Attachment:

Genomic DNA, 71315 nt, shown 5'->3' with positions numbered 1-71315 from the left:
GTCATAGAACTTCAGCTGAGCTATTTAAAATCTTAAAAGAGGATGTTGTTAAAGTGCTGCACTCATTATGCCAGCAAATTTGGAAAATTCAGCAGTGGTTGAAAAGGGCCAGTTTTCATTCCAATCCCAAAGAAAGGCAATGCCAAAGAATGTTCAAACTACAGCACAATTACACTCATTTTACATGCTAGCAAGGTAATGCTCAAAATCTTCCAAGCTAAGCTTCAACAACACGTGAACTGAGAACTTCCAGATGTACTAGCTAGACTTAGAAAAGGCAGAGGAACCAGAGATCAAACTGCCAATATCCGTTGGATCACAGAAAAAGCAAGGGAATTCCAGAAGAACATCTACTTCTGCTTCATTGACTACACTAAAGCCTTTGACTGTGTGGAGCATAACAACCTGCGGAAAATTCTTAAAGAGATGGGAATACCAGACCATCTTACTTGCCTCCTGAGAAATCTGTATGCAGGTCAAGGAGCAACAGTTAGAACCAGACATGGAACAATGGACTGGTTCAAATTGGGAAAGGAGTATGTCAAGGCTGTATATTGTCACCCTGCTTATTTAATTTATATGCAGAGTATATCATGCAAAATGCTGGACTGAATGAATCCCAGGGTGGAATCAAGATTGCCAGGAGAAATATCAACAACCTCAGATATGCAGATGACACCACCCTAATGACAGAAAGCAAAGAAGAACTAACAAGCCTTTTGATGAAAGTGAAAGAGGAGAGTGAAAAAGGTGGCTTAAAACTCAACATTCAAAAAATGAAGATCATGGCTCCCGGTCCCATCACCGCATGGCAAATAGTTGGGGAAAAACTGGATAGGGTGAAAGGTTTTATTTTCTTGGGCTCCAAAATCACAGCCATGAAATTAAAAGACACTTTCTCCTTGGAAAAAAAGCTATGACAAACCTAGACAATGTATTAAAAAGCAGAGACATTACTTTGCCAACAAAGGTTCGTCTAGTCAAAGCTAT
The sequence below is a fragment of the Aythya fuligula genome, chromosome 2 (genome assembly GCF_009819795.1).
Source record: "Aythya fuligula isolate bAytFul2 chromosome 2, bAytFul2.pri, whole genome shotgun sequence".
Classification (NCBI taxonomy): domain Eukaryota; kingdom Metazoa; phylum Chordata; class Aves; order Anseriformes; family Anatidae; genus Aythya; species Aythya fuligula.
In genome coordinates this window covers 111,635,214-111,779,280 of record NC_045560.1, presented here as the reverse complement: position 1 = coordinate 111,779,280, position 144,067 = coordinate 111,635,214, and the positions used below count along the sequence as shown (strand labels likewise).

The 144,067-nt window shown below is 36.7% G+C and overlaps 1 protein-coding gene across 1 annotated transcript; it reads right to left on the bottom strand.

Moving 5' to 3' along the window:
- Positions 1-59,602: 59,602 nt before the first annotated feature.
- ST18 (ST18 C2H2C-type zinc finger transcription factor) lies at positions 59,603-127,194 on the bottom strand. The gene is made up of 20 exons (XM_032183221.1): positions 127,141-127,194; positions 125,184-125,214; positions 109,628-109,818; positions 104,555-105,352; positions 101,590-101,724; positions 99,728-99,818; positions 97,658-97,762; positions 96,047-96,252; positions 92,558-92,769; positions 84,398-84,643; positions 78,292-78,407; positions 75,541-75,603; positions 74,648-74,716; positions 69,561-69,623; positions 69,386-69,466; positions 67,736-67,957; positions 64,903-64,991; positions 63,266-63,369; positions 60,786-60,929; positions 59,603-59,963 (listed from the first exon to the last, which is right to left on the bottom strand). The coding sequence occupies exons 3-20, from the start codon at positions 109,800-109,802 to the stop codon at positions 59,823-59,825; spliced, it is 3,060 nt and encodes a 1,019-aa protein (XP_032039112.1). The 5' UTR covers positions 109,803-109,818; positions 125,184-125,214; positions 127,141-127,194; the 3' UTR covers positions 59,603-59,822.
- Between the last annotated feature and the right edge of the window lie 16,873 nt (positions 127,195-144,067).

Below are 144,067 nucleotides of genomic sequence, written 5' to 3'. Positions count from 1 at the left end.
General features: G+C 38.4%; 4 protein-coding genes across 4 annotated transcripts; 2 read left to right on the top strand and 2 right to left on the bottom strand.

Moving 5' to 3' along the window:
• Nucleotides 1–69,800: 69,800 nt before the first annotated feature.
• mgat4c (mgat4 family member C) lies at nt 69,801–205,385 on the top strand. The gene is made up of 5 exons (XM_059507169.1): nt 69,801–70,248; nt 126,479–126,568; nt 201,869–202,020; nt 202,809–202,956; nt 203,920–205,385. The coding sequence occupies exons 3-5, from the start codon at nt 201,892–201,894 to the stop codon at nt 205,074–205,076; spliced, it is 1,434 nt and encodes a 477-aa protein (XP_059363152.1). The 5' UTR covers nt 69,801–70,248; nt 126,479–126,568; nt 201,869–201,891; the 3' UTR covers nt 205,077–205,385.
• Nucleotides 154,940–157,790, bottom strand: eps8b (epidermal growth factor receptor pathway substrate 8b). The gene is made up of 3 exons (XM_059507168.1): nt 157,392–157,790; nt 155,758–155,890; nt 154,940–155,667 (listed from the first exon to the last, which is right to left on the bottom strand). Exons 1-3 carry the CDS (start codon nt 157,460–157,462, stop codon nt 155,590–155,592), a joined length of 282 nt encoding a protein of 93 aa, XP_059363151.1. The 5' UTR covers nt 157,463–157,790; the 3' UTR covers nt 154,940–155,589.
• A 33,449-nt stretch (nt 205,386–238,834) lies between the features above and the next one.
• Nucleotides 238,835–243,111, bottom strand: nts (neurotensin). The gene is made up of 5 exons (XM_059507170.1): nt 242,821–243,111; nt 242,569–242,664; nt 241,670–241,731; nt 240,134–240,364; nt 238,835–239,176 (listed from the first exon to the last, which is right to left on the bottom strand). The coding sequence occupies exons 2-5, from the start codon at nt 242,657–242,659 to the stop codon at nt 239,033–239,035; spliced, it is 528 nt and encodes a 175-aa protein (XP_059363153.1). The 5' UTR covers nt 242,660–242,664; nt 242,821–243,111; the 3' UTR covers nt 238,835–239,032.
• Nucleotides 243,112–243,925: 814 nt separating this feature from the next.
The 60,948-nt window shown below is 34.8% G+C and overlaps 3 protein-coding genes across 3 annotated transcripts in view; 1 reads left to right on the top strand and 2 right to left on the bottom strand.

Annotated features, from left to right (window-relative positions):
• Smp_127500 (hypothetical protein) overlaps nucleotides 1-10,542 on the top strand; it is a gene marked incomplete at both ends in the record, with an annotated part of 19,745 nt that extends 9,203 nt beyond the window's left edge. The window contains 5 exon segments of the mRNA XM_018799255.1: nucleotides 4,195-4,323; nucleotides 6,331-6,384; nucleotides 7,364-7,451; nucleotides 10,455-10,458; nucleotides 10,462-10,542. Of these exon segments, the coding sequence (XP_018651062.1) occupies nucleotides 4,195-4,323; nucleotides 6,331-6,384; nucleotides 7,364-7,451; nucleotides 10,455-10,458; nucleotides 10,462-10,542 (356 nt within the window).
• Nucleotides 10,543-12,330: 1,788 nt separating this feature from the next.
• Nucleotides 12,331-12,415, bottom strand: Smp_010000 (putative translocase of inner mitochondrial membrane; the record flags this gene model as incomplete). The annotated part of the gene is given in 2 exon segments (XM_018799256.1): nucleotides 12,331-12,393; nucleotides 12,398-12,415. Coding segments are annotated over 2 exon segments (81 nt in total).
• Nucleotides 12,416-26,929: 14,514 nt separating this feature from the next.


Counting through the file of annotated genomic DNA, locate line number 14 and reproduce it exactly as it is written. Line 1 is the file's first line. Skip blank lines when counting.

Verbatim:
Moving 5' to 3' along the window: